Orthodox - Let It Take Its Course (Cover Artwork)


Let It Take Its Course (2020)

Unbeaten Records

You know how sometimes you just want some riffs? Not solos, not complex time signatures or structures, not conceptual lyrical content, just some aggressive, stomping riffs? I sure do. It’s weight-lifting music. It’s driving like a bit of a dick music. It’s pissed-off-at-your-boss music. Whatever it is to you, it’s rooted in that catharsis you get from something that taps into your primitive brain and lets you feel like your anger isn’t only justified but is probably actually a good thing.

That, in a nutshell, is what Orthodox make. Loud, hammer-blow, riff-heavy metalcore with hardcore leanings, though there are distinct nu-metal influences as well. Not least in the vocal style of frontman Adam Easterling. He employs 2 approaches, basically; the straightforward roar and the slightly wobbly-voiced, gritted-teeth rage approach that both Corey Taylor and Jonathan Davis used in the 90’s to great effect. That along with the far grittier guitar tone and more rumbling low-end than you might associate with the contemporary crop of metalcore bands, make for an unusual amalgam, but one that is completely immediate and for want of a better word, uncomplicated. The band themselves are straight-edge which in of itself leans more towards the hardcore camp and the lyrical content is very much in the malevolent, threatening style of hardcore and nu-metal, so again the record sits somewhere in between. There are dynamics of a sort, with verses often aiming for a more fragile or sinister tone as opposed to the overtness of the choruses and breakdowns. But I can’t pretend there are huge variances from the general theme here.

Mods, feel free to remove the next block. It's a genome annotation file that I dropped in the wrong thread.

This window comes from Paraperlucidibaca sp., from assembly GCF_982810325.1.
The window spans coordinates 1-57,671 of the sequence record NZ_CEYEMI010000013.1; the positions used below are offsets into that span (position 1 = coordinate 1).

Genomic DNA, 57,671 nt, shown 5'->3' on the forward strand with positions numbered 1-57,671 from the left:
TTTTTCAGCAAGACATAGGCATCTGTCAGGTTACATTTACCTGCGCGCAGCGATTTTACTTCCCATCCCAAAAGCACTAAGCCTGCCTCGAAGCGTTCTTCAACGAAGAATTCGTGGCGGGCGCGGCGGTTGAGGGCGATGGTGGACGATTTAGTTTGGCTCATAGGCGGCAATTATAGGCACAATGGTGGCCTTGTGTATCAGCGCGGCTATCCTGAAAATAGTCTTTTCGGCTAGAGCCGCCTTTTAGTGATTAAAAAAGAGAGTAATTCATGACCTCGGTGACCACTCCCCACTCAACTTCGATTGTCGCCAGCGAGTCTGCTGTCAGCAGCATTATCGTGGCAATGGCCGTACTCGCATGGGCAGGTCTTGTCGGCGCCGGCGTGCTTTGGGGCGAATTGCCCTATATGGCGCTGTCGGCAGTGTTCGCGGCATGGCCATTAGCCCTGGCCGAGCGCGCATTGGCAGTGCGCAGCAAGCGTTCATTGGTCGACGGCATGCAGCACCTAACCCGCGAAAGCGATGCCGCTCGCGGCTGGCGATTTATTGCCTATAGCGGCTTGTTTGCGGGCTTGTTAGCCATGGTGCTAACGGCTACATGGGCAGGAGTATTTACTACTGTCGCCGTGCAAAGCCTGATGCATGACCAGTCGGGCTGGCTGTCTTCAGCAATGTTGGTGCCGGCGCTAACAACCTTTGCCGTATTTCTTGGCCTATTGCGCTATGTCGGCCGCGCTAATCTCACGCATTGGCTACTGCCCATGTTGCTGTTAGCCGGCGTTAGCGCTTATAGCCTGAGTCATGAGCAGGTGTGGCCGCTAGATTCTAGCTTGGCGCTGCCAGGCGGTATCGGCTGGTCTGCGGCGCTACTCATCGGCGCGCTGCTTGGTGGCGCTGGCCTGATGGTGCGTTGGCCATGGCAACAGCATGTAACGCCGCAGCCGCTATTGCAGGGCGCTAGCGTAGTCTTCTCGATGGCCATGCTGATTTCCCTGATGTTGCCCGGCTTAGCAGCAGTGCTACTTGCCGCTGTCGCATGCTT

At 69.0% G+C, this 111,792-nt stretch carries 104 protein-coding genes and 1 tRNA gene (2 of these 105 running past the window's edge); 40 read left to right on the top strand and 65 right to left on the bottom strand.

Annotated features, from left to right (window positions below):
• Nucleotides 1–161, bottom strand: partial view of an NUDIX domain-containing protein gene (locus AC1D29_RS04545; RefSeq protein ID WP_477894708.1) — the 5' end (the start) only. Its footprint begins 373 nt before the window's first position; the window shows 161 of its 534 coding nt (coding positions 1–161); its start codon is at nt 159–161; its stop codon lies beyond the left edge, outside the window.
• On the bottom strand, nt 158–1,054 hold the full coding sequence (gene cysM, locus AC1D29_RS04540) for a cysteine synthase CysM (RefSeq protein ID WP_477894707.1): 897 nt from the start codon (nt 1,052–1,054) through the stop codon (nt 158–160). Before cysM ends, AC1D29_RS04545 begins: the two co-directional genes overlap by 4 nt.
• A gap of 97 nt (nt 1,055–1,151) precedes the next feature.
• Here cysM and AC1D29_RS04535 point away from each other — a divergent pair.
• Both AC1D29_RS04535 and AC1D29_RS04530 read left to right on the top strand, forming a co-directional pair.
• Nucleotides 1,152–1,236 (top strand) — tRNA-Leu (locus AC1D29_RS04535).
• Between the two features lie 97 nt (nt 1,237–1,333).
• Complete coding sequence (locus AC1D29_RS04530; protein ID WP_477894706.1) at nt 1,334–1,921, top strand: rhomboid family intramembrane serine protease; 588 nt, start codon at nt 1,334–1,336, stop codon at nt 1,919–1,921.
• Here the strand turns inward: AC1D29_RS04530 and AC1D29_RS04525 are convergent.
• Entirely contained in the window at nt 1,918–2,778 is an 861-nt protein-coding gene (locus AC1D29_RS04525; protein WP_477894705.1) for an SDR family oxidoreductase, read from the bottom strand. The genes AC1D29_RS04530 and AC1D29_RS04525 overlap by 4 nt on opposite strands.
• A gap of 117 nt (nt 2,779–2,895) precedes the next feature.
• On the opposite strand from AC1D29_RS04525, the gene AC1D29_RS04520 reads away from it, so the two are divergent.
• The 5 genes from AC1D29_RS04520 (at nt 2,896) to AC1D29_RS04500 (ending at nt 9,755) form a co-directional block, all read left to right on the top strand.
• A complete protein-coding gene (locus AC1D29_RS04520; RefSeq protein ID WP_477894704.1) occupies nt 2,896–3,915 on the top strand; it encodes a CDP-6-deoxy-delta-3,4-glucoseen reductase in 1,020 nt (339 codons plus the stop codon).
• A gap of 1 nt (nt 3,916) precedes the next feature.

Look. There isn’t a great deal more to say about the record. It’s not novel or progressive, it’s not diverse, it harks back to an unfashionable style of music that has largely died out…but it’s a weirdly heady concoction of those immediately obvious ‘flaws’ (or what some people wold perceive as flaws, certainly) that somehow ends up being vastly more enjoyable than it has any right to be on paper. I’ve asked a few friends if they have a similar relationship with this record and it seems to be polarising. No-one disagrees on the subject of what it is, only how much they enjoy it. I can’t in all good conscience give this a glowing review as it’s arguably retrograde, it’s occasionally hard to take completely seriously (sole curve ball and album closer “Wrongs” immediately springs to mind, being as it is effectively a piano ballad including lyrics such as ‘I’ll grip the neck of anyone / who intends to do you harm / I’ll make sure that they stay away from you / I’ll take the beat from their hearts’) and yet I have listened to this record more times than many others this year that have unquestionably more artistic merit or worth.

Maybe it’s the state of the world at the moment. Maybe it’s that I just like big, dumb riffs. Whatever the reason, this is half an hour of straight boot-to-the-face riffs and bellowing that I keep coming back to. It’s frustrating to be a music writer and be confronted with an album where you can’t fully reconcile your appreciation for it with its objective quality. But stick on “Cut”, “Obsinity” or “I Can Show You God” and maybe you’ll see what I mean. You might not end up thinking about this album come the end of the year in terms of quality, but you could well find yourself listening to it more than you expect.